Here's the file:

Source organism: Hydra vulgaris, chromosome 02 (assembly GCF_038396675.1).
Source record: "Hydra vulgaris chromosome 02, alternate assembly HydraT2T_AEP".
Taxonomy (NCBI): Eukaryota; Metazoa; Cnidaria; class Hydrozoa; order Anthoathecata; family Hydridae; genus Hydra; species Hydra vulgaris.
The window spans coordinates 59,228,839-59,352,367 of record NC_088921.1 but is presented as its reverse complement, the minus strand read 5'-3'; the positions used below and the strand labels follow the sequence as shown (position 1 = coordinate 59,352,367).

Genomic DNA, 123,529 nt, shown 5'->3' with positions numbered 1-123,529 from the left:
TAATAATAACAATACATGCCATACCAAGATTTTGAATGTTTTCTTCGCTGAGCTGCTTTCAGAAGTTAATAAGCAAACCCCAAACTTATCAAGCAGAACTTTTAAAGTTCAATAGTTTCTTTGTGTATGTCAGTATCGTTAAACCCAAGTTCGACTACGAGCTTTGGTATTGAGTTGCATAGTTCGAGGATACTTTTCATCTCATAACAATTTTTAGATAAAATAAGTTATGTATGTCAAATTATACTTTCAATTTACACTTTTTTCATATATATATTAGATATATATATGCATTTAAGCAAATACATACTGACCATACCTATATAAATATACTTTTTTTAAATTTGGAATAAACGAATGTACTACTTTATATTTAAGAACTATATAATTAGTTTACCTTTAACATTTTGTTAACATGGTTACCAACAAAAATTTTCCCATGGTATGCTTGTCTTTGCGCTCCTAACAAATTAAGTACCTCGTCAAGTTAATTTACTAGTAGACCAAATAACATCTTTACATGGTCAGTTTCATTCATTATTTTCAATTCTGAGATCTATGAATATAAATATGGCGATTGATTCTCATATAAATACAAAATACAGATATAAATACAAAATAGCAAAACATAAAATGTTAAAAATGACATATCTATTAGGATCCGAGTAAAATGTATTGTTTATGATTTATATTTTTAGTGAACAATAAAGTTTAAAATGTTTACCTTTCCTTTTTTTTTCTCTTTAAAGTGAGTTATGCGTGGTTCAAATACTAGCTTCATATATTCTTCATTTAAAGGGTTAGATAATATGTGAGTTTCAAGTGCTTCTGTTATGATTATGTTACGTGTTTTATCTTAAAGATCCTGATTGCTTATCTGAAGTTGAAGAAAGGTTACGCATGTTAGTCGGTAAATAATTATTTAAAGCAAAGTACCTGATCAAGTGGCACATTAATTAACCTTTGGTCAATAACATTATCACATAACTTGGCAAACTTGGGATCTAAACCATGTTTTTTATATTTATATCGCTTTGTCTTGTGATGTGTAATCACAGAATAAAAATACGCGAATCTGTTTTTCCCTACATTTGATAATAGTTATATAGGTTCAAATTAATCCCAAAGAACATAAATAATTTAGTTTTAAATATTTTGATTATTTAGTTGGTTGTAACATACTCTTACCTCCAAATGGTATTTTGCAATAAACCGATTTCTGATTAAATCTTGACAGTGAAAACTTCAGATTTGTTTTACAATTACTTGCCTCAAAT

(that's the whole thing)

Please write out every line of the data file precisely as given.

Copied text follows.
Source organism: Hydra vulgaris, chromosome 02 (assembly GCF_038396675.1).
Source record: "Hydra vulgaris chromosome 02, alternate assembly HydraT2T_AEP".
Taxonomy (NCBI): Eukaryota; Metazoa; Cnidaria; class Hydrozoa; order Anthoathecata; family Hydridae; genus Hydra; species Hydra vulgaris.
The window spans coordinates 59,228,839-59,352,367 of record NC_088921.1 but is presented as its reverse complement, the minus strand read 5'-3'; the positions used below and the strand labels follow the sequence as shown (position 1 = coordinate 59,352,367).

Genomic DNA, 123,529 nt, shown 5'->3' with positions numbered 1-123,529 from the left:
TAATAATAACAATACATGCCATACCAAGATTTTGAATGTTTTCTTCGCTGAGCTGCTTTCAGAAGTTAATAAGCAAACCCCAAACTTATCAAGCAGAACTTTTAAAGTTCAATAGTTTCTTTGTGTATGTCAGTATCGTTAAACCCAAGTTCGACTACGAGCTTTGGTATTGAGTTGCATAGTTCGAGGATACTTTTCATCTCATAACAATTTTTAGATAAAATAAGTTATGTATGTCAAATTATACTTTCAATTTACACTTTTTTCATATATATATTAGATATATATATGCATTTAAGCAAATACATACTGACCATACCTATATAAATATACTTTTTTTAAATTTGGAATAAACGAATGTACTACTTTATATTTAAGAACTATATAATTAGTTTACCTTTAACATTTTGTTAACATGGTTACCAACAAAAATTTTCCCATGGTATGCTTGTCTTTGCGCTCCTAACAAATTAAGTACCTCGTCAAGTTAATTTACTAGTAGACCAAATAACATCTTTACATGGTCAGTTTCATTCATTATTTTCAATTCTGAGATCTATGAATATAAATATGGCGATTGATTCTCATATAAATACAAAATACAGATATAAATACAAAATAGCAAAACATAAAATGTTAAAAATGACATATCTATTAGGATCCGAGTAAAATGTATTGTTTATGATTTATATTTTTAGTGAACAATAAAGTTTAAAATGTTTACCTTTCCTTTTTTTTTCTCTTTAAAGTGAGTTATGCGTGGTTCAAATACTAGCTTCATATATTCTTCATTTAAAGGGTTAGATAATATGTGAGTTTCAAGTGCTTCTGTTATGATTATGTTACGTGTTTTATCTTAAAGATCCTGATTGCTTATCTGAAGTTGAAGAAAGGTTACGCATGTTAGTCGGTAAATAATTATTTAAAGCAAAGTACCTGATCAAGTGGCACATTAATTAACCTTTGGTCAATAACATTATCACATAACTTGGCAAACTTGGGATCTAAACCATGTTTTTTATATTTATATCGCTTTGTCTTGTGATGTGTAATCACAGAATAAAAATACGCGAATCTGTTTTTCCCTACATTTGATAATAGTTATATAGGTTCAAATTAATCCCAAAGAACATAAATAATTTAGTTTTAAATATTTTGATTATTTAGTTGGTTGTAACATACTCTTACCTCCAAATGGTATTTTGCAATAAACCGATTTCTGATTAAATCTTGACAGTGAAAACTTCAGATTTGTTTTACAATTACTTGCCTCAAAT